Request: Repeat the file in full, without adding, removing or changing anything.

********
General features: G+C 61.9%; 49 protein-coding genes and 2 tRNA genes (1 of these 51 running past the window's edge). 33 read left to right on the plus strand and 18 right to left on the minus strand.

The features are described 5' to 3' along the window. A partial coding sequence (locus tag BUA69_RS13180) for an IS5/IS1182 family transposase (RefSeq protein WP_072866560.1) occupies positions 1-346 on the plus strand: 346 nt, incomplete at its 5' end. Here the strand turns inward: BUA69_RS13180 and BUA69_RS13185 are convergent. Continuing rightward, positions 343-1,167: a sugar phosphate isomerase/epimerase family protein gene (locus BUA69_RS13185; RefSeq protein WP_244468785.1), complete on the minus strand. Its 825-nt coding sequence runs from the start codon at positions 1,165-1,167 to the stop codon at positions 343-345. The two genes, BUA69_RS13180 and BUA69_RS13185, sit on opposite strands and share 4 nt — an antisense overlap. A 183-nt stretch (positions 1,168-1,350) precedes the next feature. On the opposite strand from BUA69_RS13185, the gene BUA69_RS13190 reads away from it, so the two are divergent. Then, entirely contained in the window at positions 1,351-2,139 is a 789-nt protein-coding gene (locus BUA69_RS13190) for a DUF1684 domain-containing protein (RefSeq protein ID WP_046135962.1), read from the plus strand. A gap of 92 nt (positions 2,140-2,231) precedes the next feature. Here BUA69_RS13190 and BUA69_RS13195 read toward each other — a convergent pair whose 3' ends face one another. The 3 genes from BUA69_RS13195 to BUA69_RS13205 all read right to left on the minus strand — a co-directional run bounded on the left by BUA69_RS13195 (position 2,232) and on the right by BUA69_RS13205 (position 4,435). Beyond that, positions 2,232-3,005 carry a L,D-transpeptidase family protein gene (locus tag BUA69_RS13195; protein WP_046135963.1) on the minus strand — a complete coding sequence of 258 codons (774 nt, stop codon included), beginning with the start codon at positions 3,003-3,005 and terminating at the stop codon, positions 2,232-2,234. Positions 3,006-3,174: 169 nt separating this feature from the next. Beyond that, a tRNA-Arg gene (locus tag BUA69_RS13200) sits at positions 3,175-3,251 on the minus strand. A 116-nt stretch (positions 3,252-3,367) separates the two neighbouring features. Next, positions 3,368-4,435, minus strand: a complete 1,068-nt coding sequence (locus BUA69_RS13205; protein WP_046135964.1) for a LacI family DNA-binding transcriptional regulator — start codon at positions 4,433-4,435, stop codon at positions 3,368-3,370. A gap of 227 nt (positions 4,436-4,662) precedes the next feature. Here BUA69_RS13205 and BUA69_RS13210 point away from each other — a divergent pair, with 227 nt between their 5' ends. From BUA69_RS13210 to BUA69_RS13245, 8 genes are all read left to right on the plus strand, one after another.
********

General features: G+C 61.9%; 49 protein-coding genes and 2 tRNA genes (1 of these 51 running past the window's edge). 33 read left to right on the plus strand and 18 right to left on the minus strand.

The features are described 5' to 3' along the window. A partial coding sequence (locus tag BUA69_RS13180) for an IS5/IS1182 family transposase (RefSeq protein WP_072866560.1) occupies positions 1-346 on the plus strand: 346 nt, incomplete at its 5' end. Here the strand turns inward: BUA69_RS13180 and BUA69_RS13185 are convergent. Continuing rightward, positions 343-1,167: a sugar phosphate isomerase/epimerase family protein gene (locus BUA69_RS13185; RefSeq protein WP_244468785.1), complete on the minus strand. Its 825-nt coding sequence runs from the start codon at positions 1,165-1,167 to the stop codon at positions 343-345. The two genes, BUA69_RS13180 and BUA69_RS13185, sit on opposite strands and share 4 nt — an antisense overlap. A 183-nt stretch (positions 1,168-1,350) precedes the next feature. On the opposite strand from BUA69_RS13185, the gene BUA69_RS13190 reads away from it, so the two are divergent. Then, entirely contained in the window at positions 1,351-2,139 is a 789-nt protein-coding gene (locus BUA69_RS13190) for a DUF1684 domain-containing protein (RefSeq protein ID WP_046135962.1), read from the plus strand. A gap of 92 nt (positions 2,140-2,231) precedes the next feature. Here BUA69_RS13190 and BUA69_RS13195 read toward each other — a convergent pair whose 3' ends face one another. The 3 genes from BUA69_RS13195 to BUA69_RS13205 all read right to left on the minus strand — a co-directional run bounded on the left by BUA69_RS13195 (position 2,232) and on the right by BUA69_RS13205 (position 4,435). Beyond that, positions 2,232-3,005 carry a L,D-transpeptidase family protein gene (locus tag BUA69_RS13195; protein WP_046135963.1) on the minus strand — a complete coding sequence of 258 codons (774 nt, stop codon included), beginning with the start codon at positions 3,003-3,005 and terminating at the stop codon, positions 2,232-2,234. Positions 3,006-3,174: 169 nt separating this feature from the next. Beyond that, a tRNA-Arg gene (locus tag BUA69_RS13200) sits at positions 3,175-3,251 on the minus strand. A 116-nt stretch (positions 3,252-3,367) separates the two neighbouring features. Next, positions 3,368-4,435, minus strand: a complete 1,068-nt coding sequence (locus BUA69_RS13205; protein WP_046135964.1) for a LacI family DNA-binding transcriptional regulator — start codon at positions 4,433-4,435, stop codon at positions 3,368-3,370. A gap of 227 nt (positions 4,436-4,662) precedes the next feature. Here BUA69_RS13205 and BUA69_RS13210 point away from each other — a divergent pair, with 227 nt between their 5' ends. From BUA69_RS13210 to BUA69_RS13245, 8 genes are all read left to right on the plus strand, one after another.